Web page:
Dymaxion

Posted on Luty 20, 2008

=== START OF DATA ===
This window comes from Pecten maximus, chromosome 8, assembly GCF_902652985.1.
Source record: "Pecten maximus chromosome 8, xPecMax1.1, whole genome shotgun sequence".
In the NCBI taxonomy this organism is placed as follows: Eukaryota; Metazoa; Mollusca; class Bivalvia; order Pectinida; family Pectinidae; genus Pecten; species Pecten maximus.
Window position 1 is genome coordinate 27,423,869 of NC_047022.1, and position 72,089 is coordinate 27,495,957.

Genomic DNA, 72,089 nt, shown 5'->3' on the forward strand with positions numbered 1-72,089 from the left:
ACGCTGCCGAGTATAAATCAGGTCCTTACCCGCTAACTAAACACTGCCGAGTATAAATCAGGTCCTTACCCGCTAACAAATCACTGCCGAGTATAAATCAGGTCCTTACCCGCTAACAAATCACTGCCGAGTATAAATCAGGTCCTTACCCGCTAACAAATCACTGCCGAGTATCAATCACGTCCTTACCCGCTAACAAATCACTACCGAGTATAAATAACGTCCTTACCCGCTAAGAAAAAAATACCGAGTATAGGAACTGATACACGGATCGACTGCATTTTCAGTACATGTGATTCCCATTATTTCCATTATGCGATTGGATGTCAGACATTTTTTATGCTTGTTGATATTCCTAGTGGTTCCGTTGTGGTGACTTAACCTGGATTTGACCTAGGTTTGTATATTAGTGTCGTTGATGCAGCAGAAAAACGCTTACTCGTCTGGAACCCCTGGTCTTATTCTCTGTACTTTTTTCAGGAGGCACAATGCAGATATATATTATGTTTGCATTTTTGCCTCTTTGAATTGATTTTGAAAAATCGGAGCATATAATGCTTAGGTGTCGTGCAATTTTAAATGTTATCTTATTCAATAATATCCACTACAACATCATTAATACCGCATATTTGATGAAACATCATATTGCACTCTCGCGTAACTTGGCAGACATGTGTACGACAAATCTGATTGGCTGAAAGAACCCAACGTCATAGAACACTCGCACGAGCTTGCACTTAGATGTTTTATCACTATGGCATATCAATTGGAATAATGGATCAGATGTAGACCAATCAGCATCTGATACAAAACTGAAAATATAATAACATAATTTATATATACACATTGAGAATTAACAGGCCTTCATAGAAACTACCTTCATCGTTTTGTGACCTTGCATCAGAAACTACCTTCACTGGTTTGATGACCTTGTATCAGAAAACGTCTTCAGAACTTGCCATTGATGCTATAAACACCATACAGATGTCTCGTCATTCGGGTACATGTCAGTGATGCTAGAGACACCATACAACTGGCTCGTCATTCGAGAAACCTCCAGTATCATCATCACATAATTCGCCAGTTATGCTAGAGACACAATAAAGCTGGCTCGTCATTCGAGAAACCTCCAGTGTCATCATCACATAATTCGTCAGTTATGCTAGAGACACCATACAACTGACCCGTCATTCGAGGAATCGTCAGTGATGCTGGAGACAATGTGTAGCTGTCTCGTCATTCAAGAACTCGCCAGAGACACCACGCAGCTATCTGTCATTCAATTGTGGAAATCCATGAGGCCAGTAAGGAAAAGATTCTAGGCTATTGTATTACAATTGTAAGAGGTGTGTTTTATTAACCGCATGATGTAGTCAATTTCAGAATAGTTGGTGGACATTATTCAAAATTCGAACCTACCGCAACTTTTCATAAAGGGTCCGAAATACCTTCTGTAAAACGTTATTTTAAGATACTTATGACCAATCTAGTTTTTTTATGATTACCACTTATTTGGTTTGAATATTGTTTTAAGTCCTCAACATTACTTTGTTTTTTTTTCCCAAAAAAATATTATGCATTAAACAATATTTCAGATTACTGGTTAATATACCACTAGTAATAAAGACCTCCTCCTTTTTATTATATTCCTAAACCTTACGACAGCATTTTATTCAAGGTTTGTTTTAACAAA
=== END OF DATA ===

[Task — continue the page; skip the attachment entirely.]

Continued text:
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Fuller had designed and built prototypes of what he hoped would be a safer, aerodynamic Dymaxion car („Dymaxion” is contracted from DYnamic MAXimum tensION, however it has also been reported that the name is a combination of the words dynamic, maximum, and ion, per the National Automobile Museum.) He worked with professional colleagues over a period of three years beginning in 1932. Based on a design idea Fuller had derived from aircraft, the three prototype cars were different from anything on the market. They had three wheels, with two (the drive wheels) in front, and the third, rear wheel being the one that was steered. The engine was in the rear, with the chassis and the body being original designs. The aerodynamic, somewhat tear-shaped body (which in one of the prototypes was about 5.5 metres or 18 feet long), was large enough to seat 11 people. It resembled a melding of a light aircraft (without wings) and a Volkswagen van of 1950s vintage. The car was essentially a mini-bus in each of its three trial incarnations, and its concept long predated the Volkswagen Type 2 mini-bus conceived in 1947 by Ben Pon.

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